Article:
The Signs of Dyslexia
Parents ask me often if there are tell-tale signs that a child may have dyslexia. Here are some red flags to watch for.
1. Difficulty at an early age processing or producing language.
2. Student has an early speech and language impairment.
3. Struggles with learning letters and the sounds they make.
4. Problems learning and memorizing number facts.
5. Trouble rhyming and manipulating sounds.
6. Visually similar words are confused.
7. Student guesses the word from the initial letter.
8. A slow reading rate, and oral reading and sounding out of words is labored.
9. The student is a poor speller.
10. Student confuses vowel sounds.
11. There is a family history of dyslexia.
12. Issues with expressing oneself in writing, and with using proper conventions.
13. Poor handwriting.
Although the common understanding of dyslexia is that students with dyslexia read backward, this is not actually true. Those with dyslexia have different brains, and their deficit is with phonological processing, or manipulating our language, not with seeing the words. Dr. John Gabrieli, a professor of brain and cognitive sciences, puts it this way: dyslexia is the "consequence of a brain organization that is not optimal for reading." However, many students with dyslexia do write letters like b, d, j, g, h, p, and q backward. If your child is reversing letters, that isn't a reason to immediately worry. Check to see if other items from the list above are present as well.
Additionally, dyslexia exists on a spectrum. Some students can read, but struggle greatly with spelling and writing. Not all of the items on the list have to be present for it to be dyslexia.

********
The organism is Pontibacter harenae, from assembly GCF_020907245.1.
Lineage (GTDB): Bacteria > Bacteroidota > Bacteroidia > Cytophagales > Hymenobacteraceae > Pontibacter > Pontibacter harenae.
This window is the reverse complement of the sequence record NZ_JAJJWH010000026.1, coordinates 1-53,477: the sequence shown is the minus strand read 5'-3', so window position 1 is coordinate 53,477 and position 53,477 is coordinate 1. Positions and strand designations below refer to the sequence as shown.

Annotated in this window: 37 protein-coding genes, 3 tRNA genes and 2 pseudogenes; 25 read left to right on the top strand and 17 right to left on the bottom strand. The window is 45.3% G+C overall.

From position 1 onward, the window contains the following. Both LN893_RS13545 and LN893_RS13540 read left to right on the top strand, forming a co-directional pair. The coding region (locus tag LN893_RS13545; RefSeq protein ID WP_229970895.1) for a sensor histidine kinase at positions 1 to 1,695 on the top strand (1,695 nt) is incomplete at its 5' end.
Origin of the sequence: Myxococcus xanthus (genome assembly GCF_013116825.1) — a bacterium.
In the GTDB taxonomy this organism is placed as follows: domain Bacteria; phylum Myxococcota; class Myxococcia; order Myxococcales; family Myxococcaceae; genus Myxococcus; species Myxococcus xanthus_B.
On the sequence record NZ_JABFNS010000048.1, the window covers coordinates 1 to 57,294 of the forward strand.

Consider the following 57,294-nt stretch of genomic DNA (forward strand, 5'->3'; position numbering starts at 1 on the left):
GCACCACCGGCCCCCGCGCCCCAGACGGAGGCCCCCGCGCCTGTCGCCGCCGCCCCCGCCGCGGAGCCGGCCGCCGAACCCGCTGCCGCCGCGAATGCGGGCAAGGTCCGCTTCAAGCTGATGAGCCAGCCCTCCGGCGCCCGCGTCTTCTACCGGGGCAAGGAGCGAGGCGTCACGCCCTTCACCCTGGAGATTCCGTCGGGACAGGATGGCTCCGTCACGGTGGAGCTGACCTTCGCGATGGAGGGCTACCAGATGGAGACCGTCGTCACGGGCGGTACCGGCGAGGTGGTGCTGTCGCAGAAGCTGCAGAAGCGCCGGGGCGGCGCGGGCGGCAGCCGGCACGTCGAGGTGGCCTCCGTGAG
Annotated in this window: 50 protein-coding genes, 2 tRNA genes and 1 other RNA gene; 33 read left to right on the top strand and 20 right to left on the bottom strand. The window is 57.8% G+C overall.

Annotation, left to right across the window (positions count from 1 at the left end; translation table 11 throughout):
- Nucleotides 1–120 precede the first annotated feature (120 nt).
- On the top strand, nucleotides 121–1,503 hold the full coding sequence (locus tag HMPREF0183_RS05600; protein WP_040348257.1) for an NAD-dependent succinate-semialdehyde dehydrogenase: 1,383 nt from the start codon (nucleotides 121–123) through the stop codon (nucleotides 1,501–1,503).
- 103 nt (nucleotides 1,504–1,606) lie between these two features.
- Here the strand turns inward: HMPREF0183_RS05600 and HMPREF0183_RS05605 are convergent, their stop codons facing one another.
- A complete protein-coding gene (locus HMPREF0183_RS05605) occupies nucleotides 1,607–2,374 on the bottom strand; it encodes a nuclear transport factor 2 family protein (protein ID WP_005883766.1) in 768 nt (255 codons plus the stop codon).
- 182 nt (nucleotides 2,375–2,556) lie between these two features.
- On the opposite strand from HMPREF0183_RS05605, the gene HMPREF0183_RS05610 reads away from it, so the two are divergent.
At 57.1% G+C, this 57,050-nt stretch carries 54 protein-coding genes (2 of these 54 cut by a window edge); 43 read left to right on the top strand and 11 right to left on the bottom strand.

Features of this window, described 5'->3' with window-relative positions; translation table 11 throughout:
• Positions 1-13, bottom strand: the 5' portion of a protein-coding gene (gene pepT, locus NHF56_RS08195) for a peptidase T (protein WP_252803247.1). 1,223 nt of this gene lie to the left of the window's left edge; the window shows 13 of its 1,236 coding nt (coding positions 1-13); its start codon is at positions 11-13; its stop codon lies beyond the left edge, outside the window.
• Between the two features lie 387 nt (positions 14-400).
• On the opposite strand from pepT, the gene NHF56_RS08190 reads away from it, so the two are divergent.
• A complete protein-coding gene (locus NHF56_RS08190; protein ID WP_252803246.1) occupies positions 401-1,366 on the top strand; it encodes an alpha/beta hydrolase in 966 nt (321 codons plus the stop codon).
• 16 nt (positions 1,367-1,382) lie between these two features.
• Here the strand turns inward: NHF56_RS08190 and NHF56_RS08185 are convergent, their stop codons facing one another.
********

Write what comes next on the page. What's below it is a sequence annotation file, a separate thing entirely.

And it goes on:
If you notice your child falling behind his or her peers and struggling with items on the list, it is likely time to ask your school to have your child tested, or to pursue testing outside of the school. I have helped parents navigate this decision and I can give you advice on how to proceed and connect you with resources. You will definitely want your child to be diagnosed by a trained professional who does educational testing.
While someone may suspect a student has dyslexia based on the list above, a test by a professional is important. If your child is diagnosed with dyslexia by such a professional, they may qualify for accommodations at your school, as well as on standardized testing, which can make a big difference for your child.
If you have questions about dyslexia not answered here, please feel free to reach out. This short TED Ed video is also an excellent resource.